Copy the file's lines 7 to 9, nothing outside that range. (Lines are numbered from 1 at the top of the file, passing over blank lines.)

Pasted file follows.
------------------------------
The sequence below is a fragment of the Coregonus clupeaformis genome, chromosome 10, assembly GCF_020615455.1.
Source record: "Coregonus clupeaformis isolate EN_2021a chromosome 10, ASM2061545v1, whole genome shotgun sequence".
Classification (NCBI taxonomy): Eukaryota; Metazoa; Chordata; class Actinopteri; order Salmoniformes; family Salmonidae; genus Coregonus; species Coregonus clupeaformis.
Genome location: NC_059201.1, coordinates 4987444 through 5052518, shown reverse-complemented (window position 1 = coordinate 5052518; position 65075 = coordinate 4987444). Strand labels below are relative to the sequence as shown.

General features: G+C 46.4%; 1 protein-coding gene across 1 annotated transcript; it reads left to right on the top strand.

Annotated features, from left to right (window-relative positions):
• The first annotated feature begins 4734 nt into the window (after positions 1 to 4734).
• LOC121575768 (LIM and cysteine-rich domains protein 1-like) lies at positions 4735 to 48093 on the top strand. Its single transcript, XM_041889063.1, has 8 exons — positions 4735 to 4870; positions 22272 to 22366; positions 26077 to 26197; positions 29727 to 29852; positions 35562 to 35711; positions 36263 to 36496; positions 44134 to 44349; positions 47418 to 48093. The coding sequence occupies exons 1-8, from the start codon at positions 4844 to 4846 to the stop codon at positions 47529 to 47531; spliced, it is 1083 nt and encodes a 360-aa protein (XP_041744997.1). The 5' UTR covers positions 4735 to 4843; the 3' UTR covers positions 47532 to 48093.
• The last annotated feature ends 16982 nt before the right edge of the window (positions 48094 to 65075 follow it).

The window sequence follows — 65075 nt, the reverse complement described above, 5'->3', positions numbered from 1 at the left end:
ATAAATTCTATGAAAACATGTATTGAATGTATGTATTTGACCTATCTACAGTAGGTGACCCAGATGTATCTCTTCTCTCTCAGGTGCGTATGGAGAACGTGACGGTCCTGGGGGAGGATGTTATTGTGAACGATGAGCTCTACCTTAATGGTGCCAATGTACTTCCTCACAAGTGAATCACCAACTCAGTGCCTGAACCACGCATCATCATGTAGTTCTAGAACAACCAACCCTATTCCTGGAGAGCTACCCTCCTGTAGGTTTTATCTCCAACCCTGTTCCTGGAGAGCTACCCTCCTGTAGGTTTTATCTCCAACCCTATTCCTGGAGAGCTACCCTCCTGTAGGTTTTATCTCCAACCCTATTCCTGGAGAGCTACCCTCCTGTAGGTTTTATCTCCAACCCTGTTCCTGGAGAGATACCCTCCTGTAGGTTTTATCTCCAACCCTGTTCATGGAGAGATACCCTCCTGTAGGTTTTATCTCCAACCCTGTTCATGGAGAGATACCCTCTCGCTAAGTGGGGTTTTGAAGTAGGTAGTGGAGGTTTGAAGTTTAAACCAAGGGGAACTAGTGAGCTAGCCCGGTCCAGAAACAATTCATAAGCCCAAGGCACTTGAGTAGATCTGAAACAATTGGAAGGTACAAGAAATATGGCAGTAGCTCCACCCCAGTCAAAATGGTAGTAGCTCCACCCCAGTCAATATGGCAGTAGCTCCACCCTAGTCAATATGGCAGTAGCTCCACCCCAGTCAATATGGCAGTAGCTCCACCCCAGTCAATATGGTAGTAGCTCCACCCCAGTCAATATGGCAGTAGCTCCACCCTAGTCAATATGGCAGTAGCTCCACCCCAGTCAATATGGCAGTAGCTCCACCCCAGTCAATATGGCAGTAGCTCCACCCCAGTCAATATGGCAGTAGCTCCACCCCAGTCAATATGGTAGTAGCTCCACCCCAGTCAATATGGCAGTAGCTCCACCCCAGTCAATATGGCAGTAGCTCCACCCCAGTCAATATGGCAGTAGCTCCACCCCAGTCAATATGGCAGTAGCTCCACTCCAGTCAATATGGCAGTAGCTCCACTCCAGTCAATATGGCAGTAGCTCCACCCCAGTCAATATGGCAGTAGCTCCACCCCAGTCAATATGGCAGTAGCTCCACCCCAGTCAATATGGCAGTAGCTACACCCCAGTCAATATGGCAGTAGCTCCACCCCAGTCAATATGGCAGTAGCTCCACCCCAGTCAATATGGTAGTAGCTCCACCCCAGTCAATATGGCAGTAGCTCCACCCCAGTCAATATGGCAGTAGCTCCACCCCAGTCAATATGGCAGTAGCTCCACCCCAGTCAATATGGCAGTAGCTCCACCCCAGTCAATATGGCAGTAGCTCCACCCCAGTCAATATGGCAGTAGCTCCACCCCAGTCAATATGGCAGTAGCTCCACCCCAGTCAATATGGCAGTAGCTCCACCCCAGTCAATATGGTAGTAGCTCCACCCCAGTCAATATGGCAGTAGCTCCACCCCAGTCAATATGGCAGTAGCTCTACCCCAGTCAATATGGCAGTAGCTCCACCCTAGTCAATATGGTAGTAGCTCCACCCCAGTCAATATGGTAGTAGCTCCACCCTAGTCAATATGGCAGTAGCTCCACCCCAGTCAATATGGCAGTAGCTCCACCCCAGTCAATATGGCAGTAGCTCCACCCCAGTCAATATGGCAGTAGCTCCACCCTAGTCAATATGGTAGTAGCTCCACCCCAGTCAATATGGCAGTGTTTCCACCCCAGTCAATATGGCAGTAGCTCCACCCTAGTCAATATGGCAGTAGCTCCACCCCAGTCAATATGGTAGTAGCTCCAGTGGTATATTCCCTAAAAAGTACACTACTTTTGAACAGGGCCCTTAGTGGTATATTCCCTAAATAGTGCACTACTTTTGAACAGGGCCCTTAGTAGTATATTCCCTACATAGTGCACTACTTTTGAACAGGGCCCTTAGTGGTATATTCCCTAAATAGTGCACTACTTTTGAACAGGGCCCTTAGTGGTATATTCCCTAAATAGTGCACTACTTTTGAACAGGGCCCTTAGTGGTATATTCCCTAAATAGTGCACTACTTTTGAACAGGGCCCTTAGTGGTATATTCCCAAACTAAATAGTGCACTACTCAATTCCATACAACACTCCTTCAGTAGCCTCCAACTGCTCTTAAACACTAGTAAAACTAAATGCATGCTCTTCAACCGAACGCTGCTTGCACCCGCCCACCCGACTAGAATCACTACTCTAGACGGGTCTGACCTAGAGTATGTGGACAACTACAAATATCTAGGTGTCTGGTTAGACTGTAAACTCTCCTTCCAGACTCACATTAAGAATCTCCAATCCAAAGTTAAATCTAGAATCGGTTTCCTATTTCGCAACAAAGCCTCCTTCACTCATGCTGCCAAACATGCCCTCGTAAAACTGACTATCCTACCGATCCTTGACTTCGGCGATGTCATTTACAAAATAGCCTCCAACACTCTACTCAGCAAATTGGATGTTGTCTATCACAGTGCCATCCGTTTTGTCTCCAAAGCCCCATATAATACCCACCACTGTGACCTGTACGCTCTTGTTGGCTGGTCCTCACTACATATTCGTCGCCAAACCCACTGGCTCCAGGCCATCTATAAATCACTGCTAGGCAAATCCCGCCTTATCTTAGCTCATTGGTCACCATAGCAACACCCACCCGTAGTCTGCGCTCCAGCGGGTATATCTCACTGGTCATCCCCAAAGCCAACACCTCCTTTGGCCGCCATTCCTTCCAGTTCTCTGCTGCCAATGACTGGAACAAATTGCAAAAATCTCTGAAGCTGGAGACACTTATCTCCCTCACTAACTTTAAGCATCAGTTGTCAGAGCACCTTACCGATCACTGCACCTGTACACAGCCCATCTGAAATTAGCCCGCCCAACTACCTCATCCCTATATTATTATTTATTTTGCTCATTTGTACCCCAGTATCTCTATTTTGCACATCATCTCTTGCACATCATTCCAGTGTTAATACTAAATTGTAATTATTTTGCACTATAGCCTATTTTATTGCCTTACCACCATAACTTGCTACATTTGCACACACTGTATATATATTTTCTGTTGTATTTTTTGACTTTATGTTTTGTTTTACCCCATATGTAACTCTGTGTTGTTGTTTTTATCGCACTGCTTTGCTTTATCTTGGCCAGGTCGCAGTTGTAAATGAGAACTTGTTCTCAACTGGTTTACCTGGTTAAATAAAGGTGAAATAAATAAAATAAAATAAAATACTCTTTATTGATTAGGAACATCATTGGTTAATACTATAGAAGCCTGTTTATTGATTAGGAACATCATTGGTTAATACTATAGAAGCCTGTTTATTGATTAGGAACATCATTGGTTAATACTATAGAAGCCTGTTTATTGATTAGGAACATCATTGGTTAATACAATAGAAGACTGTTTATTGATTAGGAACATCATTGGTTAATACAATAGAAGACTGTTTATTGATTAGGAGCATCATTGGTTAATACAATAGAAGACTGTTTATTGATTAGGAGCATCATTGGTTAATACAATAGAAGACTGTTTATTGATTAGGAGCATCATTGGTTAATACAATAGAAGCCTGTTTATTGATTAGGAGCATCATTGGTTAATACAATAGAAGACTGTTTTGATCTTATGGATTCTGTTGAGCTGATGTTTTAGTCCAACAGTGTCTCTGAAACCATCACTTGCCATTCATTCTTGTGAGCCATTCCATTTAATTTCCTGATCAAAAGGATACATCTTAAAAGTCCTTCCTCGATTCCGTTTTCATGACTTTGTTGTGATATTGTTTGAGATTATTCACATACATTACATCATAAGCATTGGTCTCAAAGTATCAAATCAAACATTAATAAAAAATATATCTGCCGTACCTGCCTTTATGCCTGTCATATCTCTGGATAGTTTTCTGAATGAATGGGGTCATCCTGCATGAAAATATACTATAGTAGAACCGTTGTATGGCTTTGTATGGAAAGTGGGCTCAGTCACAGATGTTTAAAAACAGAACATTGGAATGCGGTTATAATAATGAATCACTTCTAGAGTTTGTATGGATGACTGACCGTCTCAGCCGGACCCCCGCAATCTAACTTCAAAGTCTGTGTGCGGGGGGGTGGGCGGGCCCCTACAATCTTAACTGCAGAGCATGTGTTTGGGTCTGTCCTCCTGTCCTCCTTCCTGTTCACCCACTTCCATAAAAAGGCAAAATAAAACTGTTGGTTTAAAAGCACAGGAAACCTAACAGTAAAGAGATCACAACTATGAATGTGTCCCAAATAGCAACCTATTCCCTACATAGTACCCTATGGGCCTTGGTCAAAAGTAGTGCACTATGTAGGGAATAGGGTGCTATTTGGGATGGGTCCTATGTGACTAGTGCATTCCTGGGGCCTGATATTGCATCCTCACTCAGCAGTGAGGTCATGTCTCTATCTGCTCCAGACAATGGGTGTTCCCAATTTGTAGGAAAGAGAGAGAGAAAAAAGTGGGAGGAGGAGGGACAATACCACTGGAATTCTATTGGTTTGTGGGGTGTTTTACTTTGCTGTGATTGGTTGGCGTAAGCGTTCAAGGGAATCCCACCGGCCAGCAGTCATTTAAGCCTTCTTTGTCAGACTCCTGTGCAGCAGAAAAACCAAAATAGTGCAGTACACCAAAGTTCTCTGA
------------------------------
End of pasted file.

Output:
• The first annotated feature begins 4734 nt into the window (after positions 1 to 4734).
• LOC121575768 (LIM and cysteine-rich domains protein 1-like) lies at positions 4735 to 48093 on the top strand. Its single transcript, XM_041889063.1, has 8 exons — positions 4735 to 4870; positions 22272 to 22366; positions 26077 to 26197; positions 29727 to 29852; positions 35562 to 35711; positions 36263 to 36496; positions 44134 to 44349; positions 47418 to 48093. The coding sequence occupies exons 1-8, from the start codon at positions 4844 to 4846 to the stop codon at positions 47529 to 47531; spliced, it is 1083 nt and encodes a 360-aa protein (XP_041744997.1). The 5' UTR covers positions 4735 to 4843; the 3' UTR covers positions 47532 to 48093.
• The last annotated feature ends 16982 nt before the right edge of the window (positions 48094 to 65075 follow it).